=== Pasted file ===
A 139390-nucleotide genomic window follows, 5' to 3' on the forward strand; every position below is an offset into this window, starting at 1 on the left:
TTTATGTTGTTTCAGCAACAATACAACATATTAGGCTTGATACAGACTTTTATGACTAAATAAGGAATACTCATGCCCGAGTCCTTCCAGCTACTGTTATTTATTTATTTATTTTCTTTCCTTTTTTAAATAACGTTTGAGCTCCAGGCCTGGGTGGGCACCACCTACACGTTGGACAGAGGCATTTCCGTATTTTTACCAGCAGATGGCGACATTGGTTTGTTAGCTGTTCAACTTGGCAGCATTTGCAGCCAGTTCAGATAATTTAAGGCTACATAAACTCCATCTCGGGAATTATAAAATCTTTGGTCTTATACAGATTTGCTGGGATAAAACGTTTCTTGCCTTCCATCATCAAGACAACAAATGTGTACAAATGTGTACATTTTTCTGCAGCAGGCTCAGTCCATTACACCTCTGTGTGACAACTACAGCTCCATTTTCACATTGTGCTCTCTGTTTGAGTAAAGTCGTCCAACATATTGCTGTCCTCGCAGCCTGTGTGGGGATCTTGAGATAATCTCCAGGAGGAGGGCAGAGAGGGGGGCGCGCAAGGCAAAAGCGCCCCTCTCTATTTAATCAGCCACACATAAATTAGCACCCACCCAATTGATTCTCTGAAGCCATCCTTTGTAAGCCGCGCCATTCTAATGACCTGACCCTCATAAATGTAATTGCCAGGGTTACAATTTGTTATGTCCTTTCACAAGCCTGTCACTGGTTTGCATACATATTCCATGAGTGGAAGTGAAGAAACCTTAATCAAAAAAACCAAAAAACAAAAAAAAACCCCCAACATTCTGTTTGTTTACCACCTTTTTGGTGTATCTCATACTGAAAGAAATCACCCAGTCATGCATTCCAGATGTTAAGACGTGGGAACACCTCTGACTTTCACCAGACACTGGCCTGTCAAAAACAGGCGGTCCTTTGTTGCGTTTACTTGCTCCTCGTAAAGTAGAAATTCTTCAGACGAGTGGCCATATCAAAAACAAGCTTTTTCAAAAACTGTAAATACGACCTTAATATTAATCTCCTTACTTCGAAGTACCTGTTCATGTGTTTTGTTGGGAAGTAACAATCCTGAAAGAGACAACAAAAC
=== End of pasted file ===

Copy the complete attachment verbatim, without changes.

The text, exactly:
A 139390-nucleotide genomic window follows, 5' to 3' on the forward strand; every position below is an offset into this window, starting at 1 on the left:
TTTATGTTGTTTCAGCAACAATACAACATATTAGGCTTGATACAGACTTTTATGACTAAATAAGGAATACTCATGCCCGAGTCCTTCCAGCTACTGTTATTTATTTATTTATTTTCTTTCCTTTTTTAAATAACGTTTGAGCTCCAGGCCTGGGTGGGCACCACCTACACGTTGGACAGAGGCATTTCCGTATTTTTACCAGCAGATGGCGACATTGGTTTGTTAGCTGTTCAACTTGGCAGCATTTGCAGCCAGTTCAGATAATTTAAGGCTACATAAACTCCATCTCGGGAATTATAAAATCTTTGGTCTTATACAGATTTGCTGGGATAAAACGTTTCTTGCCTTCCATCATCAAGACAACAAATGTGTACAAATGTGTACATTTTTCTGCAGCAGGCTCAGTCCATTACACCTCTGTGTGACAACTACAGCTCCATTTTCACATTGTGCTCTCTGTTTGAGTAAAGTCGTCCAACATATTGCTGTCCTCGCAGCCTGTGTGGGGATCTTGAGATAATCTCCAGGAGGAGGGCAGAGAGGGGGGCGCGCAAGGCAAAAGCGCCCCTCTCTATTTAATCAGCCACACATAAATTAGCACCCACCCAATTGATTCTCTGAAGCCATCCTTTGTAAGCCGCGCCATTCTAATGACCTGACCCTCATAAATGTAATTGCCAGGGTTACAATTTGTTATGTCCTTTCACAAGCCTGTCACTGGTTTGCATACATATTCCATGAGTGGAAGTGAAGAAACCTTAATCAAAAAAACCAAAAAACAAAAAAAAACCCCCAACATTCTGTTTGTTTACCACCTTTTTGGTGTATCTCATACTGAAAGAAATCACCCAGTCATGCATTCCAGATGTTAAGACGTGGGAACACCTCTGACTTTCACCAGACACTGGCCTGTCAAAAACAGGCGGTCCTTTGTTGCGTTTACTTGCTCCTCGTAAAGTAGAAATTCTTCAGACGAGTGGCCATATCAAAAACAAGCTTTTTCAAAAACTGTAAATACGACCTTAATATTAATCTCCTTACTTCGAAGTACCTGTTCATGTGTTTTGTTGGGAAGTAACAATCCTGAAAGAGACAACAAAAC